[Photographer, b. 1933, London, d. 2010, London.]
One of the great problems with photography is that any twat you give a camera to can take a photograph. What that does to the photographer is immediately create an inferiority complex within him because anyone can do it, which of course they can.
I went into a burning mode. I felt everything I had to do and say in photography had been done. [Irving Penn and Richard Avedon] fucked photography for us... They got there. (1979, On giving up photography and burning all his negatives)
Photography was dead by 1972. Everything had been resolved between 1839 and 1972. Every picture after ‘72, I have seen pre-‘72. Nothing new. But it took me some time to detect its death. The first person who twigged was Henri Cartier-Bresson. He just stopped—and started painting and drawing. God, he was useless.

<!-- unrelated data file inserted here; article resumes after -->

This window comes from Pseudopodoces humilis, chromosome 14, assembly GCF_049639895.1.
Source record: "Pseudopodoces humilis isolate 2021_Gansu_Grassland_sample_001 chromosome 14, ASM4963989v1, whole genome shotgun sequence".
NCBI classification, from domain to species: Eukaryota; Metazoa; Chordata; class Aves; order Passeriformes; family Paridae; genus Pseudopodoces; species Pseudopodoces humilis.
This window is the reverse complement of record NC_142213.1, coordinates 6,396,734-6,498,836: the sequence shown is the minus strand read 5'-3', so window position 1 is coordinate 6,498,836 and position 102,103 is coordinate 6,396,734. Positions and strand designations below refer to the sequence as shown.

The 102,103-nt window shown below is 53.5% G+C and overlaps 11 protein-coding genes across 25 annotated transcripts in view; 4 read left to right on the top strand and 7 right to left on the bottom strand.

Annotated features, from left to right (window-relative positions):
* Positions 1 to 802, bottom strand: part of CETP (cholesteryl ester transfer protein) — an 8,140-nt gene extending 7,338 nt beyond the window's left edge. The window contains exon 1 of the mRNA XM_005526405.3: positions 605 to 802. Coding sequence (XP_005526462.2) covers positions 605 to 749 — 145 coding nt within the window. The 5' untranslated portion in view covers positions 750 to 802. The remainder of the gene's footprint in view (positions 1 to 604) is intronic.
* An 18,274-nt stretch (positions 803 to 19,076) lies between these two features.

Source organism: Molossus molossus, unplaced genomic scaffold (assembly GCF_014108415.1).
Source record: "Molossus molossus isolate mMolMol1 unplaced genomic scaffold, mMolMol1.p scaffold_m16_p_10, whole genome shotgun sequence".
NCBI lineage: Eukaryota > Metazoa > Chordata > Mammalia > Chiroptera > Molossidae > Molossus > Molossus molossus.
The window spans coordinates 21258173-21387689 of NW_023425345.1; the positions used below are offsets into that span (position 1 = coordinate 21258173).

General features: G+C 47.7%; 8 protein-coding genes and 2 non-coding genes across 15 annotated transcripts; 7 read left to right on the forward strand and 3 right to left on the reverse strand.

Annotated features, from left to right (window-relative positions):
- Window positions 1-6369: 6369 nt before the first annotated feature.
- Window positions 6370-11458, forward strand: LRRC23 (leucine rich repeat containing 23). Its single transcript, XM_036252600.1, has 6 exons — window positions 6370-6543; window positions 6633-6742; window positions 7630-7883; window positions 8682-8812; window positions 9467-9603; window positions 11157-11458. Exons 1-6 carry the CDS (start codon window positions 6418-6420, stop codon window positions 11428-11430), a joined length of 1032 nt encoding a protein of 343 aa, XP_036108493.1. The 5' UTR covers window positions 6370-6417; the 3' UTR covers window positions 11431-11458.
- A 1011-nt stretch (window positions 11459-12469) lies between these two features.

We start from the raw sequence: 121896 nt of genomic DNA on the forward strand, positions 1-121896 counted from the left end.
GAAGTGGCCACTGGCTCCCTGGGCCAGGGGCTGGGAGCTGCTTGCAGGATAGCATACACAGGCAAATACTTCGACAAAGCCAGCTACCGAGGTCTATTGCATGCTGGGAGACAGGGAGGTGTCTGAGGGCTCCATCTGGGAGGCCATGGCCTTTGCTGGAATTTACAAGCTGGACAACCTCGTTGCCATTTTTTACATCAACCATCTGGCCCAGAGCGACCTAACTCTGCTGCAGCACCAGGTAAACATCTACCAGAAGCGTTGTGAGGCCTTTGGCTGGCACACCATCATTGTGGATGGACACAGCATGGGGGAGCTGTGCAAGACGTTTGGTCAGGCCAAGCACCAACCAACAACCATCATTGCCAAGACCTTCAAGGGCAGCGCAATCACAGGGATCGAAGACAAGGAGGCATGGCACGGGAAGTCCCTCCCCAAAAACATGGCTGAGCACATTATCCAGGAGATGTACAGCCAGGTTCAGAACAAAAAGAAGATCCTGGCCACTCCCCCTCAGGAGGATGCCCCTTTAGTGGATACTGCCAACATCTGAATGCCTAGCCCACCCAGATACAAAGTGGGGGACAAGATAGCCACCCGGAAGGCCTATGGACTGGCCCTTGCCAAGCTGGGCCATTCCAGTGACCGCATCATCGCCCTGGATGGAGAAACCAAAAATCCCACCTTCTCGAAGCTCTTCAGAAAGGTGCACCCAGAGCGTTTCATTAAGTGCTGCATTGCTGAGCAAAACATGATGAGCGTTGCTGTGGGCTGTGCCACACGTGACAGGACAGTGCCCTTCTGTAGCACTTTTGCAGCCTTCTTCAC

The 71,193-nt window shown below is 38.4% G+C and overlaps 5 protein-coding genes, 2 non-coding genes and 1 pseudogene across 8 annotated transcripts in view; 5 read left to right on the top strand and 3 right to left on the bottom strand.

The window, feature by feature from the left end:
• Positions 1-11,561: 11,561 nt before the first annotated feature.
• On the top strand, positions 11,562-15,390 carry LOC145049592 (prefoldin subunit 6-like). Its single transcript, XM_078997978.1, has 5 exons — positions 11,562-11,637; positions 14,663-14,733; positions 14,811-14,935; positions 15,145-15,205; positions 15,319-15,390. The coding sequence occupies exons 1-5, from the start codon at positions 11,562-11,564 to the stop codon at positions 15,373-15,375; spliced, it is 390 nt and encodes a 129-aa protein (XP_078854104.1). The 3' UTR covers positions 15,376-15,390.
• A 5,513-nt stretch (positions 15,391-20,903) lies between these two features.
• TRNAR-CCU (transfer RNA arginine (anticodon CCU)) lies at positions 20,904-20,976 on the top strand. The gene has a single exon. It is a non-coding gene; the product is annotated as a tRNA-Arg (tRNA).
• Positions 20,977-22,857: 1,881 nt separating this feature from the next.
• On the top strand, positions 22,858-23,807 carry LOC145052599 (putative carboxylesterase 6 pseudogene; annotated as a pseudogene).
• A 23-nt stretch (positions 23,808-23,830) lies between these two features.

Ninety-nine per cent of my work was advertising and crap. The people who were hiring me I didn’t like. Keeping a civil tongue up the rectum of a society that keeps you paid is an art which I was devoid of. I had nothing more to say in photographs. (1979, on why he quit photography)
Before 1960, a fashion photographer was tall, thin and camp. But we three are different: short, fat and heterosexual. (On ‘The Black Trinity’ of 1960s British fashion photographers—David Bailey, Terence Donovan, and Brian Duffy)
I thought, Gawd this looks dead easy compared to the drawing lark. I’ll give this a whiz. Take up photography as an easy way to make money. Just my sort of thing—women, gadgets, clothes—I must have a go at it.
I never wanted to be famous. I wasn’t as steady as a tripod.